Book of Order

From Wikipedia, the free encyclopedia
Jump to: navigation, search
This article is about the governing document of the Presbyterian Church (U.S.A.). For the publication, see Book of Orders.

The Book of Order is composed of three parts, titled Form of Government, Directory for Worship, and Rules of Discipline. It is for the Presbyterian Church (U.S.A.) (PCUSA), and it is designated "Part 2" of the PCUSA Constitution, with "Part 1" being the Book of Confessions.


The Book of Order does not have page numbers. Instead, the three parts of the Book of Order are abbreviated by the use of capital letters:

  • G – Form of Government
  • W – Directory for Worship
  • D – Rules of Discipline

Chapters and sections in each part of the Book of Order are represented by decimal numbers in the form (0.0000). For example, "Full Inclusion", which describes the inclusion of all types of people in Christian worship, is found in G-4.0304. This means that Form of Government, Chapter 4, section .0300, part .0004 contains the section "Full Inclusion".

Form of Government[edit]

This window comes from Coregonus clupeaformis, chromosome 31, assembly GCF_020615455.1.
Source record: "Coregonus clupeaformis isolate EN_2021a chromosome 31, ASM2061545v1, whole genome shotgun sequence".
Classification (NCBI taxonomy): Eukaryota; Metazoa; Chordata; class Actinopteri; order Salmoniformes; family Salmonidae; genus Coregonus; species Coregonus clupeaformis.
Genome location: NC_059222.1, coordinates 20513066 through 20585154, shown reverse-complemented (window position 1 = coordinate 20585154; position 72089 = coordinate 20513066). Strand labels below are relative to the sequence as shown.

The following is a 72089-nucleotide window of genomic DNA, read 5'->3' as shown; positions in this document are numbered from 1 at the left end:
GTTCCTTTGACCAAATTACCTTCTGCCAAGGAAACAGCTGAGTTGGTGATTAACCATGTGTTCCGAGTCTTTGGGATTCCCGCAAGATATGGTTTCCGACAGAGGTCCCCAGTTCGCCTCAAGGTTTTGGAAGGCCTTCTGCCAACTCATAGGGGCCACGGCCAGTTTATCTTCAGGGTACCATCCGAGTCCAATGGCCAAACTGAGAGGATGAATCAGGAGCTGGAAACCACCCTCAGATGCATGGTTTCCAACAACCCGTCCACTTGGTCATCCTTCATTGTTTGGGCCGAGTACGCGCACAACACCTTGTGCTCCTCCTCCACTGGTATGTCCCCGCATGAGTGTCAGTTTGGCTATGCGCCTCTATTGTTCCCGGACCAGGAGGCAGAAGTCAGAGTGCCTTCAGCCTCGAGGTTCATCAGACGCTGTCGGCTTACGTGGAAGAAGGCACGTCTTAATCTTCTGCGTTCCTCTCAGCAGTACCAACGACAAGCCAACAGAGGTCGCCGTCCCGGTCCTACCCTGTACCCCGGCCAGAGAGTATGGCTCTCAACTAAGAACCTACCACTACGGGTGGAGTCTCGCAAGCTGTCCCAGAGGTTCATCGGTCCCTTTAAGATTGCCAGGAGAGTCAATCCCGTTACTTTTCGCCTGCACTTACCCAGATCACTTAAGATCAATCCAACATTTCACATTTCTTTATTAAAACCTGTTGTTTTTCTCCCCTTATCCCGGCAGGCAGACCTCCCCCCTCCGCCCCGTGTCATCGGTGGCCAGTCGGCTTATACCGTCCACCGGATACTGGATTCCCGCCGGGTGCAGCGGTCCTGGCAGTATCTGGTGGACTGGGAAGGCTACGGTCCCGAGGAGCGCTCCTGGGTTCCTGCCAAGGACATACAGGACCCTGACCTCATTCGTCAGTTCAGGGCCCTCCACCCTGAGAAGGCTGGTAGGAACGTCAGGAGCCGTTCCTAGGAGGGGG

The Form of Government describes the polity of the PC(USA), which is their adopted form of presbyterian polity.

Directory for Worship[edit]

The Directory for Worship includes the theological guidelines for worship within PC (USA) churches. In order to allow for a diversity of expression in worship, the Directory for Worship does not provide set orders for worship, but instead suggests the boundaries of worship that is in line with Reformed Christianity and the Scriptural warrants for worship. It is concerned more with standards and norms than any particular way or formulation of a liturgy or order of worship.

Rules of Discipline[edit]

The Rules of Discipline provide the standards for discipline within the church for matters that the secular judicial system does not address. The Rules of Discipline concerns itself with matters of preserving the purity of the church, achieving justice and compassion for all participants involved, correcting or restraining wrongdoing, upholding the dignity of those who have been harmed by disciplinary offenses, restoring the unity of the church by removing the causes of discord and division, and securing the just, speedy, and economical determination of proceedings.

See also[edit]

External links[edit]